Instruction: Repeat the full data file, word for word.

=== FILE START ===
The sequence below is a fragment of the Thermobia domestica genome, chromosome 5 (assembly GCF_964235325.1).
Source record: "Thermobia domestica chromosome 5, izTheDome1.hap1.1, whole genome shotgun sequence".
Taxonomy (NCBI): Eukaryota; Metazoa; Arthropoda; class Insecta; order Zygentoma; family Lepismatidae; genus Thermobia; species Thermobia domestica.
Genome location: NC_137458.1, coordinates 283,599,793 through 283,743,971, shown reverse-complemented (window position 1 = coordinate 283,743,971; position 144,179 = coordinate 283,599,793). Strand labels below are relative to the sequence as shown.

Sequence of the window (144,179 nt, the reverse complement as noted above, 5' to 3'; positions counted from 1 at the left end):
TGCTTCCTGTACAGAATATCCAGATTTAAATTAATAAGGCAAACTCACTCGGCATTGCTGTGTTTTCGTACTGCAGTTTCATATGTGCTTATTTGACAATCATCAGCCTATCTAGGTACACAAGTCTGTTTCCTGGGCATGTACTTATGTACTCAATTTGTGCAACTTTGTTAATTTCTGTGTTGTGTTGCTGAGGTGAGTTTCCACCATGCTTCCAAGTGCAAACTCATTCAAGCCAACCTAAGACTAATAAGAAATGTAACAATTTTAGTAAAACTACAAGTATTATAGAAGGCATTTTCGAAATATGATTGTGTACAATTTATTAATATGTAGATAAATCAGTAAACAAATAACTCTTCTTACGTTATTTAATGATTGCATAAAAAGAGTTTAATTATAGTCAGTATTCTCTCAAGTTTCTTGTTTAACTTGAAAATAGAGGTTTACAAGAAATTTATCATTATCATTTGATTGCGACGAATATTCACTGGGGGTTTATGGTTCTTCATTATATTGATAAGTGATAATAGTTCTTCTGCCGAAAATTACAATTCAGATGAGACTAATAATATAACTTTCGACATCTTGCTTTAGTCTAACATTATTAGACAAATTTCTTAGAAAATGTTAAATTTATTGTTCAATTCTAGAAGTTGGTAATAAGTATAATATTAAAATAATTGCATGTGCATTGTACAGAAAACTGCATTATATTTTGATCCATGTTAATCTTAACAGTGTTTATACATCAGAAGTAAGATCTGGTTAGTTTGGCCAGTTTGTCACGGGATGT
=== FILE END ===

The sequence below is a fragment of the Thermobia domestica genome, chromosome 5 (assembly GCF_964235325.1).
Source record: "Thermobia domestica chromosome 5, izTheDome1.hap1.1, whole genome shotgun sequence".
Taxonomy (NCBI): Eukaryota; Metazoa; Arthropoda; class Insecta; order Zygentoma; family Lepismatidae; genus Thermobia; species Thermobia domestica.
Genome location: NC_137458.1, coordinates 283,599,793 through 283,743,971, shown reverse-complemented (window position 1 = coordinate 283,743,971; position 144,179 = coordinate 283,599,793). Strand labels below are relative to the sequence as shown.

Sequence of the window (144,179 nt, the reverse complement as noted above, 5' to 3'; positions counted from 1 at the left end):
TGCTTCCTGTACAGAATATCCAGATTTAAATTAATAAGGCAAACTCACTCGGCATTGCTGTGTTTTCGTACTGCAGTTTCATATGTGCTTATTTGACAATCATCAGCCTATCTAGGTACACAAGTCTGTTTCCTGGGCATGTACTTATGTACTCAATTTGTGCAACTTTGTTAATTTCTGTGTTGTGTTGCTGAGGTGAGTTTCCACCATGCTTCCAAGTGCAAACTCATTCAAGCCAACCTAAGACTAATAAGAAATGTAACAATTTTAGTAAAACTACAAGTATTATAGAAGGCATTTTCGAAATATGATTGTGTACAATTTATTAATATGTAGATAAATCAGTAAACAAATAACTCTTCTTACGTTATTTAATGATTGCATAAAAAGAGTTTAATTATAGTCAGTATTCTCTCAAGTTTCTTGTTTAACTTGAAAATAGAGGTTTACAAGAAATTTATCATTATCATTTGATTGCGACGAATATTCACTGGGGGTTTATGGTTCTTCATTATATTGATAAGTGATAATAGTTCTTCTGCCGAAAATTACAATTCAGATGAGACTAATAATATAACTTTCGACATCTTGCTTTAGTCTAACATTATTAGACAAATTTCTTAGAAAATGTTAAATTTATTGTTCAATTCTAGAAGTTGGTAATAAGTATAATATTAAAATAATTGCATGTGCATTGTACAGAAAACTGCATTATATTTTGATCCATGTTAATCTTAACAGTGTTTATACATCAGAAGTAAGATCTGGTTAGTTTGGCCAGTTTGTCACGGGATGT